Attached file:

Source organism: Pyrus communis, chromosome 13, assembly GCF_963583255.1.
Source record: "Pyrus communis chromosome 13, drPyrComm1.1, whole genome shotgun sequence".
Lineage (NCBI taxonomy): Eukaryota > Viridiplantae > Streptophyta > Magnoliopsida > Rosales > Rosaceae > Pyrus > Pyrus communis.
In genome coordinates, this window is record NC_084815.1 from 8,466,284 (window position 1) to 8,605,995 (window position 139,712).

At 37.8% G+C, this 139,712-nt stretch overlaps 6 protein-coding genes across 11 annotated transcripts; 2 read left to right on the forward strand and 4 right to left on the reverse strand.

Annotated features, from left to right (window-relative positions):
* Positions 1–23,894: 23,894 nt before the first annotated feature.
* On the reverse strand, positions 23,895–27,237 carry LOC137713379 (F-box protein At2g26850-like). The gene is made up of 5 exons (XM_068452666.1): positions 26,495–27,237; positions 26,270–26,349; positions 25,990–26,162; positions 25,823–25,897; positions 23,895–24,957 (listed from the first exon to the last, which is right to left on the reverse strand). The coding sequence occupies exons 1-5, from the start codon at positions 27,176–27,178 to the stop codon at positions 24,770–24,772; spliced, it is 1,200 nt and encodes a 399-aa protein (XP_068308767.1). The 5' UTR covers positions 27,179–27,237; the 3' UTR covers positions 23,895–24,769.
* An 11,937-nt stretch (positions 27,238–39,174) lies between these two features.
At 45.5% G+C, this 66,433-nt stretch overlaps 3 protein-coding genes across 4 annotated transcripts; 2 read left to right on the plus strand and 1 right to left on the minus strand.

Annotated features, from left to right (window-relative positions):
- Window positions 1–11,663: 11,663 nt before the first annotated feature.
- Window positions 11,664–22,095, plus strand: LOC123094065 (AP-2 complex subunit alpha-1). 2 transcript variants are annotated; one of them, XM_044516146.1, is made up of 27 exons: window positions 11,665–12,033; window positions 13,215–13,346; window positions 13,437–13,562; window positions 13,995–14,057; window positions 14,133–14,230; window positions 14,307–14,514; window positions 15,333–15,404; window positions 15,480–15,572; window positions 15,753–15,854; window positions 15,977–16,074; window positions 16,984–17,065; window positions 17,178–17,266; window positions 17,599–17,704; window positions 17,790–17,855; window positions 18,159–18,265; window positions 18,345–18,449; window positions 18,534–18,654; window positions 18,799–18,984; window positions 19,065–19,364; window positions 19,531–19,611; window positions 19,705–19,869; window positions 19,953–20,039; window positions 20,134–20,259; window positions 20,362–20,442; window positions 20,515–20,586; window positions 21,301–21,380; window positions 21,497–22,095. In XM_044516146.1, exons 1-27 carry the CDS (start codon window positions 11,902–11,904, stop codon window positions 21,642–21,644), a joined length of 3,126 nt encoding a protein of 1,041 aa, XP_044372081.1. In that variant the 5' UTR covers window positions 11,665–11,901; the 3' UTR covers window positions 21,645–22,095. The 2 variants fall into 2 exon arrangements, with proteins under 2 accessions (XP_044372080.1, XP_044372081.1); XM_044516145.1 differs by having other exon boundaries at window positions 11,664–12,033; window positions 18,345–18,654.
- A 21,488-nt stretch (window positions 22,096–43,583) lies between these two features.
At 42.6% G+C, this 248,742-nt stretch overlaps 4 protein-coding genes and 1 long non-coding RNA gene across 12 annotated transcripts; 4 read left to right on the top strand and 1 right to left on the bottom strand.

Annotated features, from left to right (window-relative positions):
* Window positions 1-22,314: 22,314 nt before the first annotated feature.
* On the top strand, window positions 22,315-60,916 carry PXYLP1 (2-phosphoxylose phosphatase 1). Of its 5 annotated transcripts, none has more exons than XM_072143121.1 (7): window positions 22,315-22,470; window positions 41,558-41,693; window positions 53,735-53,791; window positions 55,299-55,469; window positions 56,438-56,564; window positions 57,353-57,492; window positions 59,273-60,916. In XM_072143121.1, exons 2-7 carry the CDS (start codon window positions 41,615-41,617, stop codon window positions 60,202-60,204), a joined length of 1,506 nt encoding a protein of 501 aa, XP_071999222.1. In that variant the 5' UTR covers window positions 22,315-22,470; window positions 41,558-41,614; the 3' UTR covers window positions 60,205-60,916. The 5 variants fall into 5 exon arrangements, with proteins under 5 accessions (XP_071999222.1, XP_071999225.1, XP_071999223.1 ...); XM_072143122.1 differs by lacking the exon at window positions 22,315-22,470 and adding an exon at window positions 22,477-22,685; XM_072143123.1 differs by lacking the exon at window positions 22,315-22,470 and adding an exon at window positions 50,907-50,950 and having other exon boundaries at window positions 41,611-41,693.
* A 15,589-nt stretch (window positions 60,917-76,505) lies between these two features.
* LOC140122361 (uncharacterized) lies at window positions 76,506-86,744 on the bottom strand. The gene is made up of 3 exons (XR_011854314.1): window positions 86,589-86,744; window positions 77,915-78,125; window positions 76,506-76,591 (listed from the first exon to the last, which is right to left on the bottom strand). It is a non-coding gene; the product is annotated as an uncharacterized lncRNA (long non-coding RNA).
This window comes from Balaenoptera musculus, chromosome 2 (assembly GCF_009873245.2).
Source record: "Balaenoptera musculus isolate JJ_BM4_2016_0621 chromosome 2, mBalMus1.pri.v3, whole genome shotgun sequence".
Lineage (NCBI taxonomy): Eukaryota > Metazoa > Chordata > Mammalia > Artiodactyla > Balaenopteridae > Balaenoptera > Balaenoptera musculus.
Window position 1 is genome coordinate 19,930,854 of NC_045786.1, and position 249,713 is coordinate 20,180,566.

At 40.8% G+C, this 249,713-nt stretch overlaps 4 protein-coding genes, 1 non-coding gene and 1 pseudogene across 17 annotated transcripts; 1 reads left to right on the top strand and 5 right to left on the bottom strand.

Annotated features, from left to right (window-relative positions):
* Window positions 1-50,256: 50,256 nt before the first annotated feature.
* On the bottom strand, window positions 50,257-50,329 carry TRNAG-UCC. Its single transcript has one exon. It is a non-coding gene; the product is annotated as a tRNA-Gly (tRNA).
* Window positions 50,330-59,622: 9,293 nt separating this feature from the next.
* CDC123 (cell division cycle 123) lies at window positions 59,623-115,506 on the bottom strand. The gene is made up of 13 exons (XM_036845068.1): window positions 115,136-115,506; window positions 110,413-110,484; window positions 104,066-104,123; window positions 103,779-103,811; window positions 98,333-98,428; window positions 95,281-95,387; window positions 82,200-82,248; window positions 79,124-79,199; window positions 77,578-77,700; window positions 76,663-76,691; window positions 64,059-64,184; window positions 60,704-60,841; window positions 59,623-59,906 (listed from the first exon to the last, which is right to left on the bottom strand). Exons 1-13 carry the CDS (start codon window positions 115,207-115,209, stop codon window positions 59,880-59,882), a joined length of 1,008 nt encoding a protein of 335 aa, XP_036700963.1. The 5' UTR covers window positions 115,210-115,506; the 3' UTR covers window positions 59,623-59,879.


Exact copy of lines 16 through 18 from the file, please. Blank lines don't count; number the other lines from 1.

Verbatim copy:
Annotated features, from left to right (window-relative positions):
* Window positions 1-22,314: 22,314 nt before the first annotated feature.
* On the top strand, window positions 22,315-60,916 carry PXYLP1 (2-phosphoxylose phosphatase 1). Of its 5 annotated transcripts, none has more exons than XM_072143121.1 (7): window positions 22,315-22,470; window positions 41,558-41,693; window positions 53,735-53,791; window positions 55,299-55,469; window positions 56,438-56,564; window positions 57,353-57,492; window positions 59,273-60,916. In XM_072143121.1, exons 2-7 carry the CDS (start codon window positions 41,615-41,617, stop codon window positions 60,202-60,204), a joined length of 1,506 nt encoding a protein of 501 aa, XP_071999222.1. In that variant the 5' UTR covers window positions 22,315-22,470; window positions 41,558-41,614; the 3' UTR covers window positions 60,205-60,916. The 5 variants fall into 5 exon arrangements, with proteins under 5 accessions (XP_071999222.1, XP_071999225.1, XP_071999223.1 ...); XM_072143122.1 differs by lacking the exon at window positions 22,315-22,470 and adding an exon at window positions 22,477-22,685; XM_072143123.1 differs by lacking the exon at window positions 22,315-22,470 and adding an exon at window positions 50,907-50,950 and having other exon boundaries at window positions 41,611-41,693.